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About NUI Galway
About NUI Galway
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At NUI Galway, we believe that the best learning takes place when you apply what you learn in a real world context. That's why many of our courses include work placements or community projects.
Dr Michel Dugon
I am a zoologist specialist of the evolution and development of venom systems and predation strategies in venomous invertebrates. I am currently investigating a range of related topics including the morphology and the development of spider venom glands, the medical importance of the Noble false widow Steatoda nobilis and the potential of arthropod venom as a novel source of antimicrobial compounds for the pharmaceutical industry.
The study of venom systems can be defined as the investigation of the evolution, morphology and functionality of venom glands, venom toxins, and associated physiological pathways. Venom systems provide a fascinating insight into the role of selective pressure on the progressive modification of appendages and organs.
The Noble false widow Steatoda nobilis
The Noble false widow Steatoda nobilis is thought to originate from the Canary Islands and Madeira. Over the last few decades, this spider has managed to expand its range through most of Europe, parts of the coastal USA and is now found in South America. It is the only known species in the United Kingdom and Ireland capable of producing an array of (mild) medical symptoms in envenomated patients. This project is currently funded by a College of Science PhD scholarship.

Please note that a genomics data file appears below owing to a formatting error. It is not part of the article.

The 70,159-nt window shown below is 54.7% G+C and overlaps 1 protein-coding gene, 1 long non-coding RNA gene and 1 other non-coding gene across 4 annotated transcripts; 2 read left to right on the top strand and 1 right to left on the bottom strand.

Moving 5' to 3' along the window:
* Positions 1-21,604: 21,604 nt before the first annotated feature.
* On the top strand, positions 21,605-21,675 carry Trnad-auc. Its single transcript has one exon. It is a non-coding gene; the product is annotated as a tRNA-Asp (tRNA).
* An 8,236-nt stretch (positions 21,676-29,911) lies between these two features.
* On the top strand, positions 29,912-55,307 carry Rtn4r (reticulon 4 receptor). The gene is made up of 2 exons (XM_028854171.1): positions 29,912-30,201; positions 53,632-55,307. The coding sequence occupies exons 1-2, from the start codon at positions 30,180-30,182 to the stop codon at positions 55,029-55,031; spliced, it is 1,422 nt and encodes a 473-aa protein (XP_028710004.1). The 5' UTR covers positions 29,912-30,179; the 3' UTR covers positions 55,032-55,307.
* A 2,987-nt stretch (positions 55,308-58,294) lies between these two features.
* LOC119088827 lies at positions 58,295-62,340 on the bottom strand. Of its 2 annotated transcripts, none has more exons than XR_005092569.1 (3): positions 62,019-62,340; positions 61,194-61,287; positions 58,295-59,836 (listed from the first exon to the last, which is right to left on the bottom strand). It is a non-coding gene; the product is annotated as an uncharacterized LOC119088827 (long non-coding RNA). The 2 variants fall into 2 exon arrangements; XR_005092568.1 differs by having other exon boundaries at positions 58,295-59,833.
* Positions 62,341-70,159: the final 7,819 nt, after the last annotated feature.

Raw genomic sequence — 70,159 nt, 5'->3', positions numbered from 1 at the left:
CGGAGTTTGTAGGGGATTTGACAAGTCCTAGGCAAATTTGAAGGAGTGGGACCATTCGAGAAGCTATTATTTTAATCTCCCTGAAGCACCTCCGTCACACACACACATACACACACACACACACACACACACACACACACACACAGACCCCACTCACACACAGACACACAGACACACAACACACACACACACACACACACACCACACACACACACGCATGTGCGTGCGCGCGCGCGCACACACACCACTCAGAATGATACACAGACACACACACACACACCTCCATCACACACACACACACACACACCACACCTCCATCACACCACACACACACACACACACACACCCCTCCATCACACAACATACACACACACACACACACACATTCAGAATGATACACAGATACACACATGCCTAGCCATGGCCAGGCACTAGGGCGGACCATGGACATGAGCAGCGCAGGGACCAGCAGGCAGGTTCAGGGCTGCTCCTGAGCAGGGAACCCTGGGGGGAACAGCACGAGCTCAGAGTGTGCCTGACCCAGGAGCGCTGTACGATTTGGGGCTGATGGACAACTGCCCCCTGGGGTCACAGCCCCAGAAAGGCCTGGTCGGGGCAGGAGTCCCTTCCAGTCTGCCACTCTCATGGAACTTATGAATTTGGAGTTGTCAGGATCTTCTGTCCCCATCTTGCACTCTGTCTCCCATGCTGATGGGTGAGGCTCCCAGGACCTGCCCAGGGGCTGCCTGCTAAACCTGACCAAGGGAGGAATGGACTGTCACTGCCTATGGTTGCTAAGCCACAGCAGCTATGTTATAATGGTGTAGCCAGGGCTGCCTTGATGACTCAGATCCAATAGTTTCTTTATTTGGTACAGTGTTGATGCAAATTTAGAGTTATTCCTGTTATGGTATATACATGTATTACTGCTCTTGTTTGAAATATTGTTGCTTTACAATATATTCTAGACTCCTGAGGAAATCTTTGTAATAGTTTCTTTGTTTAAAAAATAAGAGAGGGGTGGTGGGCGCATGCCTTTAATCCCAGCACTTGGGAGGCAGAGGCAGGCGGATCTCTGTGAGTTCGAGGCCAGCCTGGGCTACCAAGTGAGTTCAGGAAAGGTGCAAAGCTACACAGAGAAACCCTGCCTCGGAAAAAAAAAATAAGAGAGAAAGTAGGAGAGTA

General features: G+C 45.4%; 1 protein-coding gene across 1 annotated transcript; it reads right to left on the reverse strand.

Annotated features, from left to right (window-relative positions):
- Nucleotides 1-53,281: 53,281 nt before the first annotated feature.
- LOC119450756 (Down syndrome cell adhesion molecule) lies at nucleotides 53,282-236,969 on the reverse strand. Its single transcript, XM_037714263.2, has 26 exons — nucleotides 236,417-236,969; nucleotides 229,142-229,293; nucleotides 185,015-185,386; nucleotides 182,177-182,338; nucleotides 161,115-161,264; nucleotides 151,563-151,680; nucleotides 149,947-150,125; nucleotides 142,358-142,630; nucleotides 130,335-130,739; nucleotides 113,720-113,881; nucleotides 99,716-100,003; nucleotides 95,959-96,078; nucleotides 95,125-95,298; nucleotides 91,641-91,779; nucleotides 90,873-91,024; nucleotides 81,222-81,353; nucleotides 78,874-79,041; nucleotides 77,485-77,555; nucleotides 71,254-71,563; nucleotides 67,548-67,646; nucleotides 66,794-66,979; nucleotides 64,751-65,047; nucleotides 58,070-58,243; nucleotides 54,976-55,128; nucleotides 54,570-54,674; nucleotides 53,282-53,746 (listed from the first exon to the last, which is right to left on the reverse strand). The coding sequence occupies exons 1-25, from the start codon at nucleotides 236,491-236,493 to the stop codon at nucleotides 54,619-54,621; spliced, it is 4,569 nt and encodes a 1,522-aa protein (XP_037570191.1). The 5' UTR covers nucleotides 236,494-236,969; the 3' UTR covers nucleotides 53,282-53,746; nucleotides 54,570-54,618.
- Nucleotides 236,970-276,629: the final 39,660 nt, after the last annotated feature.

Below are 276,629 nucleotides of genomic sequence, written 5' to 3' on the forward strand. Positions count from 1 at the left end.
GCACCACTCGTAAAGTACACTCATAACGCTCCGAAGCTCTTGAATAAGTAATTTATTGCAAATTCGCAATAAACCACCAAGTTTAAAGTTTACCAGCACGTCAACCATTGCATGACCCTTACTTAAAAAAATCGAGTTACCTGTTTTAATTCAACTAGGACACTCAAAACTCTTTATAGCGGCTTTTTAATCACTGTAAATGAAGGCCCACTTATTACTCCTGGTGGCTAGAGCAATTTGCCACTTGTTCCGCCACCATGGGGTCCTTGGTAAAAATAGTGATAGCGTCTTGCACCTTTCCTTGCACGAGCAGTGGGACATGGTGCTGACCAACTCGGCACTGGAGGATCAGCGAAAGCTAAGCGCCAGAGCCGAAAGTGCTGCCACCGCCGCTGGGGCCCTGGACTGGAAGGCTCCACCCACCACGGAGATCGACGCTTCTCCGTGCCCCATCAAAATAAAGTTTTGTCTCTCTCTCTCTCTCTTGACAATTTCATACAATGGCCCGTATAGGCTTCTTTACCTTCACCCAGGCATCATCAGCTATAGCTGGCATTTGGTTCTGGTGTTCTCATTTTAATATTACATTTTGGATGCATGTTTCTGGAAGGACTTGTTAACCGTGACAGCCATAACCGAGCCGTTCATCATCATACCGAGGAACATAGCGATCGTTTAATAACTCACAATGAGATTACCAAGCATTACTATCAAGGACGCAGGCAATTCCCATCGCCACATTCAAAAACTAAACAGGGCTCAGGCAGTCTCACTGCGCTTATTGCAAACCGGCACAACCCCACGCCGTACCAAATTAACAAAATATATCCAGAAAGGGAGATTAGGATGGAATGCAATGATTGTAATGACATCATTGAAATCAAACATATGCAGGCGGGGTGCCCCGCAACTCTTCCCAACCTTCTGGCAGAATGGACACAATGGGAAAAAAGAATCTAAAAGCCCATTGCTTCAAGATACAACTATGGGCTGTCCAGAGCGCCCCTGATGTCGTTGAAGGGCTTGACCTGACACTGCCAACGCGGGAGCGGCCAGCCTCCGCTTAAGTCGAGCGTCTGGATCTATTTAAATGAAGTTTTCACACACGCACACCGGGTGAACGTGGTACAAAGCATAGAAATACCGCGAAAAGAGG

The VIDAA project: Venom Investigation for the Development of novel Antimicrobial Agents
The World Health Organisation lists antimicrobial resistance (AMR) as one of the greatest threats to global health and one of the most urgent medical crises to be addressed. Globally, AMR has been responsible for over 700,000 deaths in 2015, and did cost an estimated €50 billion in lost productivity and healthcare. The WHO estimates that if remedial measures are not rapidly taken, AMR-related illnesses may result in excess of 10,000,000 deaths and 100 trillion in lost productivity by 2050. In this context of constant “arm race”, new drug discovery is urgently needed to tackle AMR. However the pharmaceutical industry has been reluctant to invest in antimicrobial agents R&D for the past three decades.
The goal of VIDAA is to investigate the potential of venom peptides as a novel source of antimicrobial compounds, to further the current understanding of antibiotic venom peptides’ mode of action and to produce a catalogue of antimicrobial peptides derived from the venom of invertebrates. This project is run in collaboration with NUI Galway researchers and other institutions abroad.
Members of the Public: Click HERE to support the VIDAA project and make a donation.
Institutions: We are looking for financial / entrepreneurial partners to help develop our VIDAA project. Please contact Dr Michel Dugon (firstname.lastname@example.org) for further details.